The present unconstrained method demonstrates a better correlation with the ground truth than the single direction “only” setting (2), in which an explicit branch selection was made. Only the extra-axonal diffusivities still show a significant uncertainty due to the shallow optimization landscape. Training exclusively on the spherical averages shows only a slightly worse quality (not shown). Looking at the distribution of parameters, we find means of $$$(D^i_{||},D^e_{||},D_\perp) = (2.25, 1.45, 0.55) \mu m^2/ms $$$ for the diffusivities, which are close to what is reported elsewhere. However, specifically in areas with high intra-axonal fraction our estimates of $$$D^i_{||}$$$ are consistently higher than what was reported (at around 2.7). Two examples from the PLIC are shown in Figure 3. The fits are good and have normalized log likelihoods that are close to one (1.05 and 0.98) at an estimated SNR level of 55. High values of $$$D^i_{||}$$$ remain to be understood in terms of intra-axonal structure. The mean estimator of $$$D^i_{||}$$$ actually tends to underestimate it for high values (see Fig 2), which makes it more likely to believe in the prediction. Since, the mesostructural averaging destroys lots of microstructural information, we can estimate only the mean of the parallel diffusivities in a faithful way. Overall, the presented approach offers the possibility to estimate microstructural diffusion parameters in an fully unconstrained way. We presented a machine-learning based analysis, however also classic fitting/MLE-based approaches (1,2,7) highly benefit from the combination of SDE and PDE measurements. The exact values of the diffusivities still remain uncertain due to the shallow likelihood. Values may be improved by additional measurements (e.g. TripleDE, (5) ) or higher resolution (less mesostructural averaging), in this study a very coarse resolution was used for the sake of SNR.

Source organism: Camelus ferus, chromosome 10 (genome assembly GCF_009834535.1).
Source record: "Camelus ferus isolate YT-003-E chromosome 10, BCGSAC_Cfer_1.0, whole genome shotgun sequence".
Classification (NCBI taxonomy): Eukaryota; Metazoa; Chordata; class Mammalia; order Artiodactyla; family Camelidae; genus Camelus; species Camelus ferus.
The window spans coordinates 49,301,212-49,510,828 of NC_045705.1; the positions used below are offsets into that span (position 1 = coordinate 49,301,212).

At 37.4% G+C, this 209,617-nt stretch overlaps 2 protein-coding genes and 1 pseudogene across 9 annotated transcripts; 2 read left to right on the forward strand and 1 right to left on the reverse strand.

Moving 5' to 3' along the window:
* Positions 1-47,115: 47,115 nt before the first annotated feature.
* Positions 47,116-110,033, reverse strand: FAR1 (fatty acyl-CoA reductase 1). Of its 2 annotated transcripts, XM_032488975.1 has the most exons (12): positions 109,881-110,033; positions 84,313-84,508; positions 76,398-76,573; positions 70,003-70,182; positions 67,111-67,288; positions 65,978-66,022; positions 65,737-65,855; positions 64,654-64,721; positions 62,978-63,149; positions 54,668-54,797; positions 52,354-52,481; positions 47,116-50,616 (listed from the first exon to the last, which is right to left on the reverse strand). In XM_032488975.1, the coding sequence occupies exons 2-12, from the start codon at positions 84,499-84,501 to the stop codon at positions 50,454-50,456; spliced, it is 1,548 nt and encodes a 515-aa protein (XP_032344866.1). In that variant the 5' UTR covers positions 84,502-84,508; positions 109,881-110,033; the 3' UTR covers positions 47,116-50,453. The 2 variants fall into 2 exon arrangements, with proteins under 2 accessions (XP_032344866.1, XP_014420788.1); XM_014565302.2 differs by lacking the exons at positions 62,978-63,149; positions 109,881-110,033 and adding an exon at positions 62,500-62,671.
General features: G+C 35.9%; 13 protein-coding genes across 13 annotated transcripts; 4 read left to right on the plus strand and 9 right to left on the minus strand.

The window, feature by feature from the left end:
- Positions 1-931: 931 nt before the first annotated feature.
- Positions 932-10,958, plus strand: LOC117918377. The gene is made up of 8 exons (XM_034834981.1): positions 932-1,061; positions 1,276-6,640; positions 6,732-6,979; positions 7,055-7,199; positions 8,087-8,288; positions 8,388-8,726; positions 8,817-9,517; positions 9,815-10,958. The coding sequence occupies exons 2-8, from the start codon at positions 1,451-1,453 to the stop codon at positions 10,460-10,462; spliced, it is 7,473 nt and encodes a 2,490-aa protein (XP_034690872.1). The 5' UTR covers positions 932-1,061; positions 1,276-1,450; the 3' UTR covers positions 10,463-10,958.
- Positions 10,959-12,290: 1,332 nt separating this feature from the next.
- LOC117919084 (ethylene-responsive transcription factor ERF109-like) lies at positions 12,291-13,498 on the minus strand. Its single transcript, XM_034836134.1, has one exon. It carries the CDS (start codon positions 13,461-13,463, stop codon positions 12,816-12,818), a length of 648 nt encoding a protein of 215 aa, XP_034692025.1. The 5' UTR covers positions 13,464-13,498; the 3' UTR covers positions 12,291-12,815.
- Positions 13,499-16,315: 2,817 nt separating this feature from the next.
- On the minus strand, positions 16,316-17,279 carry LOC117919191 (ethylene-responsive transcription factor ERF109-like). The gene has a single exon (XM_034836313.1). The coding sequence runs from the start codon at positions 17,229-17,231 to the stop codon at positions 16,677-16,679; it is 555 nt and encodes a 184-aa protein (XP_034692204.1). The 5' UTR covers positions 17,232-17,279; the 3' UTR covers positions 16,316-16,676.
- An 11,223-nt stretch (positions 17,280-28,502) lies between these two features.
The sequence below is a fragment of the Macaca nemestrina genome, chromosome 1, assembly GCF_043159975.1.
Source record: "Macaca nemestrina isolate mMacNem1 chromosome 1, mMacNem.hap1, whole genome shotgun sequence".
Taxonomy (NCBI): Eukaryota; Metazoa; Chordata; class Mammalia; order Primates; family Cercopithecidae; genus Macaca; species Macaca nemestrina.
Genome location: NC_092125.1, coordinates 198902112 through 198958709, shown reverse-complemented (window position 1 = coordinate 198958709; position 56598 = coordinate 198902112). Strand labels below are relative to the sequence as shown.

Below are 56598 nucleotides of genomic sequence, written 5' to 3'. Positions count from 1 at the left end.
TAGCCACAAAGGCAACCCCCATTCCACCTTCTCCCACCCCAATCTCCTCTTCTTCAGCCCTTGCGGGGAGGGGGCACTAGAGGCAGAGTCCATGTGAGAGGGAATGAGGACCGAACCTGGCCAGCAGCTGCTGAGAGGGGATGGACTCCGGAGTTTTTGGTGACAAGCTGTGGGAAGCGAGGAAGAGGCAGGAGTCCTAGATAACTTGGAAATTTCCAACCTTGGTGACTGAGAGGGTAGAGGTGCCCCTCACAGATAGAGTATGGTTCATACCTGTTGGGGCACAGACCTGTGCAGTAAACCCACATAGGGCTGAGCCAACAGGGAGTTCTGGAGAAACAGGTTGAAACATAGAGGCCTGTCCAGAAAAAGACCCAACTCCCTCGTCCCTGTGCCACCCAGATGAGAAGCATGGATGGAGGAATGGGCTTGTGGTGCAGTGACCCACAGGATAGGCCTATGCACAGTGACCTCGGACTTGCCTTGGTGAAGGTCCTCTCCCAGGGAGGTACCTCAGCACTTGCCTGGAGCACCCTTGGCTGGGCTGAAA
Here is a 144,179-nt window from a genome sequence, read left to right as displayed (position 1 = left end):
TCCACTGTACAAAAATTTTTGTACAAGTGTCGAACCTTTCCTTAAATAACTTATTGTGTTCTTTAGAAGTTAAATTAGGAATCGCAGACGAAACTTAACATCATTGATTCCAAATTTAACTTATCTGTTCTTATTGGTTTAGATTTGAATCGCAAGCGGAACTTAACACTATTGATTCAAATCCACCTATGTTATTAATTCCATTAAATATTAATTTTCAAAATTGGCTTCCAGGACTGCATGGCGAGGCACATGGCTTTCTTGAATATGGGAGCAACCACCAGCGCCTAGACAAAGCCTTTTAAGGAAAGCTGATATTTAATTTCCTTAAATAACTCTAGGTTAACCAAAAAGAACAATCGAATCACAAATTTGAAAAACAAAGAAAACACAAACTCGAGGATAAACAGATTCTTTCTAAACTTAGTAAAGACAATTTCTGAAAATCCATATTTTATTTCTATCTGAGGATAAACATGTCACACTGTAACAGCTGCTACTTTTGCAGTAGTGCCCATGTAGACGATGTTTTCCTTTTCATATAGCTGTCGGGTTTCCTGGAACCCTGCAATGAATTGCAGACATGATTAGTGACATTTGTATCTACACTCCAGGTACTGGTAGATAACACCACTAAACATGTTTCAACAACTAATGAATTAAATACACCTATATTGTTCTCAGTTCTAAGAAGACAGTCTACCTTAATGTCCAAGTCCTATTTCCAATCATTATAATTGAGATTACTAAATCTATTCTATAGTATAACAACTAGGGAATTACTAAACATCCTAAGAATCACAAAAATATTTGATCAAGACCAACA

No acknowledgement found.


(1) Kaden, Enrico, et al. "Multi-compartment microscopic diffusion imaging." NeuroImage 139 (2016): 346-359.

(2) Reisert, Marco, et al. "Disentangling micro from mesostructure by diffusion MRI: A Bayesian approach." NeuroImage 147 (2017): 964-975.

(3) Novikov, Dmitry S., et al. "Mapping orientational and microstructural metrics of neuronal integrity with in vivo diffusion MRI." arXiv preprint arXiv:1609.09144 (2016).

(4) Jelescu, Ileana O., et al. "Degeneracy in model parameter estimation for multiā€compartmental diffusion in neuronal tissue." NMR in Biomedicine 29.1 (2016): 33-47.

(5) Dhital, Bibek, et al. "The Absence of Restricted Water Pool in Brain White Matter", NeuroImage accepted, (2017)

(6) Westin, Carl-Fredrik, et al. "Q-space trajectory imaging for multidimensional diffusion MRI of the human brain." Neuroimage 135 (2016): 345-362.

(7) Coelho, Santiago, et al. "Double Diffusion Encoding vs Single Diffusion Encoding in Parameter Estimation of Biophysical Models in Diffusion-Weighted MRI", ISMRM 2017


Figure 1: The microstructural model used in this work consists of three compartments: an axonal compartement ($$$v_i$$$), an extra-axonal compartment ($$$v_e$$$) and a fast isotropic compartment ($$$v_f$$$).

Figure 2: Correlations of ground truth and predictions on the training set for all six parameters. While the volume(signal)- fractions and $$$D^i_{||}$$$ can be estimated reliably, the extra axonal diffusivities are still uncertain.

Figure 3: Some selected transversal slices of the intra-axonal fraction and histograms of the parameters in white matter. The white matter mask was drawn manually.

Figure 4: Signal courses of two voxels taken from the PLIC. The plots show the spherical means (left) and the signal plotted against the angle $$$\theta$$$ to the principal direction. The solid lines indicate the predicted signal courses, the asterisks the actual measurements.

Proc. Intl. Soc. Mag. Reson. Med. 26 (2018)